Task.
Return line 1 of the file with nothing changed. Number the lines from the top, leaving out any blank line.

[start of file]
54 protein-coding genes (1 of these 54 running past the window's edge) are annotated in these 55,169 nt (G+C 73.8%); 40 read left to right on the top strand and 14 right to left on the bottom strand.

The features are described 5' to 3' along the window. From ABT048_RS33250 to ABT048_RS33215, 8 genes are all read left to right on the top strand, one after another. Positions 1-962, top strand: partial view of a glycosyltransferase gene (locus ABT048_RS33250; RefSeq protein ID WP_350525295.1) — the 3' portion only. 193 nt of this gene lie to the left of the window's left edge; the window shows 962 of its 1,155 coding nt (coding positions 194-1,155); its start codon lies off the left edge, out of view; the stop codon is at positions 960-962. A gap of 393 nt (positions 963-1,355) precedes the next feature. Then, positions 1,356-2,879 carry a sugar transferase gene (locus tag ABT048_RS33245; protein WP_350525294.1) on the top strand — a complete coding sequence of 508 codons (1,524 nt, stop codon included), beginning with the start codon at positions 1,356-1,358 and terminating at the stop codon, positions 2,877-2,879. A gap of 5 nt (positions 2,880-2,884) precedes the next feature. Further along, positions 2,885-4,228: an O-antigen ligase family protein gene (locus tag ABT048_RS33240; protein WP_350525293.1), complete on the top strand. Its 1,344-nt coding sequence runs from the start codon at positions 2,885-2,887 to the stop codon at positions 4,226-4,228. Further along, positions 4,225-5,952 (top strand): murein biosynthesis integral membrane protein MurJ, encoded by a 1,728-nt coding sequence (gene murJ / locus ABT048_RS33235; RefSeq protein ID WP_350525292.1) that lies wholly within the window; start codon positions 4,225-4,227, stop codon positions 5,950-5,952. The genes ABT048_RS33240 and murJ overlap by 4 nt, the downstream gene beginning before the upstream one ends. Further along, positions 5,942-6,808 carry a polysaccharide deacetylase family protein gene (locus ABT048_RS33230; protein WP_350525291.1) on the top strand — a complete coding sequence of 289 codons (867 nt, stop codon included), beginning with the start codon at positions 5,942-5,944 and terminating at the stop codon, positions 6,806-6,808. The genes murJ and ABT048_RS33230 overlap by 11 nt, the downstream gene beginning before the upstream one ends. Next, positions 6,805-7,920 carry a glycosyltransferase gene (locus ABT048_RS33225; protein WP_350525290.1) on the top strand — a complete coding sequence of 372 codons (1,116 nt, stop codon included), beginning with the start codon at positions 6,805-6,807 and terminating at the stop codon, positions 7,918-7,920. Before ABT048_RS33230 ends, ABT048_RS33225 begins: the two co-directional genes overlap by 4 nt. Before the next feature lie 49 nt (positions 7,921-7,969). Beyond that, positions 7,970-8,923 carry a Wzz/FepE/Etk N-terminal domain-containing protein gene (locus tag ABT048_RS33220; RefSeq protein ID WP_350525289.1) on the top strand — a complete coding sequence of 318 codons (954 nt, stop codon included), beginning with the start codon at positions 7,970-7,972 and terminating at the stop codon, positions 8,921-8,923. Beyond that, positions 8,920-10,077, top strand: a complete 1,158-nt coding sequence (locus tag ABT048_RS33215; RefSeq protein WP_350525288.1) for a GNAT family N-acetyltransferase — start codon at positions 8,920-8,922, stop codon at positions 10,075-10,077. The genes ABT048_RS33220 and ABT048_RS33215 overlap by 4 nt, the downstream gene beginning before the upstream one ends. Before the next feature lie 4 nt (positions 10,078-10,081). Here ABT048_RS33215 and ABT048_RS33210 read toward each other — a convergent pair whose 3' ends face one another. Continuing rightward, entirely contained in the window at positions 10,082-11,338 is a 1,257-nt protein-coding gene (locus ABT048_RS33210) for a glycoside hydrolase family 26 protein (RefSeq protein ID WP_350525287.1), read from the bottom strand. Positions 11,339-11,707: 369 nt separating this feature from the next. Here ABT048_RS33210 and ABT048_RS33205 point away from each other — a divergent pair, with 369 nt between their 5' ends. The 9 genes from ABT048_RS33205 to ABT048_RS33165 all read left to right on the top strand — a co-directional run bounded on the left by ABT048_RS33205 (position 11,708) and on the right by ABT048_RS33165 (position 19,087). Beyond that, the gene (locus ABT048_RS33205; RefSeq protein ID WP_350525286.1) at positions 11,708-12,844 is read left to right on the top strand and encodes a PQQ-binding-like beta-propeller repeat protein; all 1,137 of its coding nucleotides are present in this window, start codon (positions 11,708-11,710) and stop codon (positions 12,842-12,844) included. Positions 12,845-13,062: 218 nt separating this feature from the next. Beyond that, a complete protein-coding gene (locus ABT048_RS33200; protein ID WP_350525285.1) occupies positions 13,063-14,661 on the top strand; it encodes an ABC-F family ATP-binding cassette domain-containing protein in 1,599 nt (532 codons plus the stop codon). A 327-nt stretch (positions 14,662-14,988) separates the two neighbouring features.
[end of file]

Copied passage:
54 protein-coding genes (1 of these 54 running past the window's edge) are annotated in these 55,169 nt (G+C 73.8%); 40 read left to right on the top strand and 14 right to left on the bottom strand.